Reviewed By Chris Parry
Posted 05/29/03 07:43:57

"A mixture of great Italian cinema and fluffy silliness."
4 stars (Worth A Look)

SCREENED AT THE 2003 SEATTLE FILM FESTIVAL: Why is it that the girls with the greatest zest for life, the most unique personality and the most untamed spirit are always the ones who end up on a leash? This question always bothered me when I was a teenager as I watched great girl after great girl end up with some muscled-up buffoon or ‘too rich to know how poor he is’ asshole, only to end up with their faces pressed against the glass as they wondered what might have been. Respiro is a similar tale, only this one is set in Sicily – a place where tradition and morals hold far greater weight than most other places – and thus not exactly the greatest place for a wife to go skinnydipping.

Grazia (Valeria Golino) is the housewife of a Sicilian fisherman. Her two sons spend their days tormenting kids who aren’t in their gang, her daughter spends her day flirting with the new police constable, and Grazia is supposed to spend her day scraping fish at the processing plant. But Grazia is not really into the whole 9 to 5 ethos, so she falls for any diversion going – be it sailing with Frenchmen, wrestling with the boys, listening to her radio or crashing in on her husband as he drinks beer with his fishermen friends.

Of course, the old gossips shake their head at Grazia, who is admittedly loopy but not in a bad way, and plans are soon afoot to send her for medical help in Milan. Grazia takes this news as you’d expect, she lashes out and decides on a bold course of action.

Respiro is a beautiful film full of non-beautiful imagery. Depicting Sicilian life as boring, unclean, and more obsessed with conformity than living life to its fullest, the film still manages to demonstrate its love for the place. At its best Respiro reminds you of some of the great Italian films; Cinema Paradiso, Life is Beautiful, The Bicycle Thief; with its characters and humor and love for the subject matter. But the film also tends to be sometimes uneven, occasionally slow, and it finishes on a very flat immediate note. Certainly the performance of Valeria Golino (Hotshots, Rain Man) is fantastic, and if the film is released late enough in the year she’d surely be in the running for an award or two (what a shame that a film NEEDS to be released late to be remembered for awards), but to say the film isn’t without flaw would be to forgive a little too much.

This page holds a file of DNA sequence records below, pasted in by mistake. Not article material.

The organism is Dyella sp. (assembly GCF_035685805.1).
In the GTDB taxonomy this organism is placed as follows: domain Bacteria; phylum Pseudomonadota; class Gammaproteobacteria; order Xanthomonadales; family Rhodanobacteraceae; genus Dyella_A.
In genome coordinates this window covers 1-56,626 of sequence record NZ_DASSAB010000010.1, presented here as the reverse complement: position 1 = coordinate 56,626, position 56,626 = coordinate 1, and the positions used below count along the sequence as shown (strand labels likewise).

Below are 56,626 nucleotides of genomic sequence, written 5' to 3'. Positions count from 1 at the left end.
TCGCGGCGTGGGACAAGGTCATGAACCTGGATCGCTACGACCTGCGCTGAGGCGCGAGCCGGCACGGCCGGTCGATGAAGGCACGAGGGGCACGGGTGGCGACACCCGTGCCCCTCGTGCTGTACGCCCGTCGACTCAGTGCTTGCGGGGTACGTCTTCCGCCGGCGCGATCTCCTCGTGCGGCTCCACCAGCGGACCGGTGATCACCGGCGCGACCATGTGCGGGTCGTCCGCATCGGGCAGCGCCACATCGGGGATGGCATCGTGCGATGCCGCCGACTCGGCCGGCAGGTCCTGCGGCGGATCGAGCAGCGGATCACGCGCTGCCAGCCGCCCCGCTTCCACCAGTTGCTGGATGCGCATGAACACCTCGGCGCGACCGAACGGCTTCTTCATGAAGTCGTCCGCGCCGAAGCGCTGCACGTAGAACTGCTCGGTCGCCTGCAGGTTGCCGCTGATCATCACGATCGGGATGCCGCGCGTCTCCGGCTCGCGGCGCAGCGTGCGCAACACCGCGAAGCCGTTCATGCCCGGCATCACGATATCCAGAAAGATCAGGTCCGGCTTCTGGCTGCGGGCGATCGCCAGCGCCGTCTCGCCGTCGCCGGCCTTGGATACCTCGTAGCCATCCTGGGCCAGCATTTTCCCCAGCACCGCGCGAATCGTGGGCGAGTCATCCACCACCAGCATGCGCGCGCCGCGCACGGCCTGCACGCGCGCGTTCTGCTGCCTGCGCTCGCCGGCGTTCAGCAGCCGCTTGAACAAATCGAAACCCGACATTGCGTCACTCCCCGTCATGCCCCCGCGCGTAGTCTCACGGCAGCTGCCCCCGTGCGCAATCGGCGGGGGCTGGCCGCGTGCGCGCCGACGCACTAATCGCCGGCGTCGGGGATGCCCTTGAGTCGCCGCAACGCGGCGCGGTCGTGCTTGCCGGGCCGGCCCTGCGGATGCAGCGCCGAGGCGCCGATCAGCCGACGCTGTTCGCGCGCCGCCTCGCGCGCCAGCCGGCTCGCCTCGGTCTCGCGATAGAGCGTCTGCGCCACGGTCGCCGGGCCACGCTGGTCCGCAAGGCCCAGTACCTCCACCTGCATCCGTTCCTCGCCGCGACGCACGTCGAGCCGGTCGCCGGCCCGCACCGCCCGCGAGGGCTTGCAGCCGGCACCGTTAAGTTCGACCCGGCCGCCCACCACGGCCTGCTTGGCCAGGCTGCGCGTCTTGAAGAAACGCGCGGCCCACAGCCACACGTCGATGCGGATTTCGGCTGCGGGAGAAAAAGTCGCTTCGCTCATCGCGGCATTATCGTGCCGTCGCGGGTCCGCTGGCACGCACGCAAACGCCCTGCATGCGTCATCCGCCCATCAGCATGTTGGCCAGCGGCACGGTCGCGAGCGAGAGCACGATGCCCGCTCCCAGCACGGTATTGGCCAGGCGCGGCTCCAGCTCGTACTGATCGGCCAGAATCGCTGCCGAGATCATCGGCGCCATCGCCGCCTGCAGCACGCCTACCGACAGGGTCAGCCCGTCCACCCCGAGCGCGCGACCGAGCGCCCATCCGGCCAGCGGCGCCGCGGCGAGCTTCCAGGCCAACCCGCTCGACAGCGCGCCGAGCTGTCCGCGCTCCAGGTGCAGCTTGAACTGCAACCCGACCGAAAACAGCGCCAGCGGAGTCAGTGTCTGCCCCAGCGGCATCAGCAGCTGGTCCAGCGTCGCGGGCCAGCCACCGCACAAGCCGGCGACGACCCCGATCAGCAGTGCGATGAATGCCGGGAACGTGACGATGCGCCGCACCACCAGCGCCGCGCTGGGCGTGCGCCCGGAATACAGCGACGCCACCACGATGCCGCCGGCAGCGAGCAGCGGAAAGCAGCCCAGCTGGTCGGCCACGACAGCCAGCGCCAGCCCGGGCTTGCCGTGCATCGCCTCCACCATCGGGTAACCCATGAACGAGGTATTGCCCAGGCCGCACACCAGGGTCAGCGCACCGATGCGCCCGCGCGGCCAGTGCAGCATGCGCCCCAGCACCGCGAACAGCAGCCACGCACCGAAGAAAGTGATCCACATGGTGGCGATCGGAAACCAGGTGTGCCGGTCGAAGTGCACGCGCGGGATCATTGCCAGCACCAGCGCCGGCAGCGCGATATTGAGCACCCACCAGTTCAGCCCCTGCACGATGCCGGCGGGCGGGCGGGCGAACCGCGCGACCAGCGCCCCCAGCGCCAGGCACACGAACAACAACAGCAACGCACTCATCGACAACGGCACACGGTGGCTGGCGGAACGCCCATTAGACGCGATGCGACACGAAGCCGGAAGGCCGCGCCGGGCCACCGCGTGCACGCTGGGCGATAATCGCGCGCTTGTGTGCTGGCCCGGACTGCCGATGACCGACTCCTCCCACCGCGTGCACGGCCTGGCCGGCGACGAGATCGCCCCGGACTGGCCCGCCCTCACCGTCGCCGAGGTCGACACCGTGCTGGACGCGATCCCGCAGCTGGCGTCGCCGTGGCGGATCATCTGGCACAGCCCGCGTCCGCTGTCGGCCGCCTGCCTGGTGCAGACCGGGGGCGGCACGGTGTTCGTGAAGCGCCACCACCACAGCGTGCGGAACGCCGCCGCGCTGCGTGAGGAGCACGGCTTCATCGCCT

The explanation of Grazia’s weird ways (she has a medical issue) seems to seek to explain her, while her mystery is far greater when no explanation is given. For that matter, none is really needed – she’s a free spirit, can’t we leave it at that?

Though maybe I’m sounding overly harsh about a film that really is a quality production in almost every respect. The underwater sequences are beautifully filmed (I mean REALLY beautifully filmed) and the cast (Vincenzo Amato, Francesco Casisa) never disappoints. There is plenty of humor, there is much to look at, and the feel of the piece is very much 1950’s Italy. But there just seems like there should be more going on in these people’s lives that we actually see. While the film feels long, what we experience in it is not in any way an overload. It’s a shame in fact that characters this rich aren’t explored a little fuller while we’re shown over and over how weird Grazia is.

In Cinema Paradiso, what mattered wasn’t so much the main character’s troubles in life, but how those troubles affected those around him and how a community grew up together. Respiro treads similar ground, but focuses far too much on the lead character without really paying heed to how she affects anyone else until the final ten minutes or so.

And that’s what stops it from being a masterpiece.

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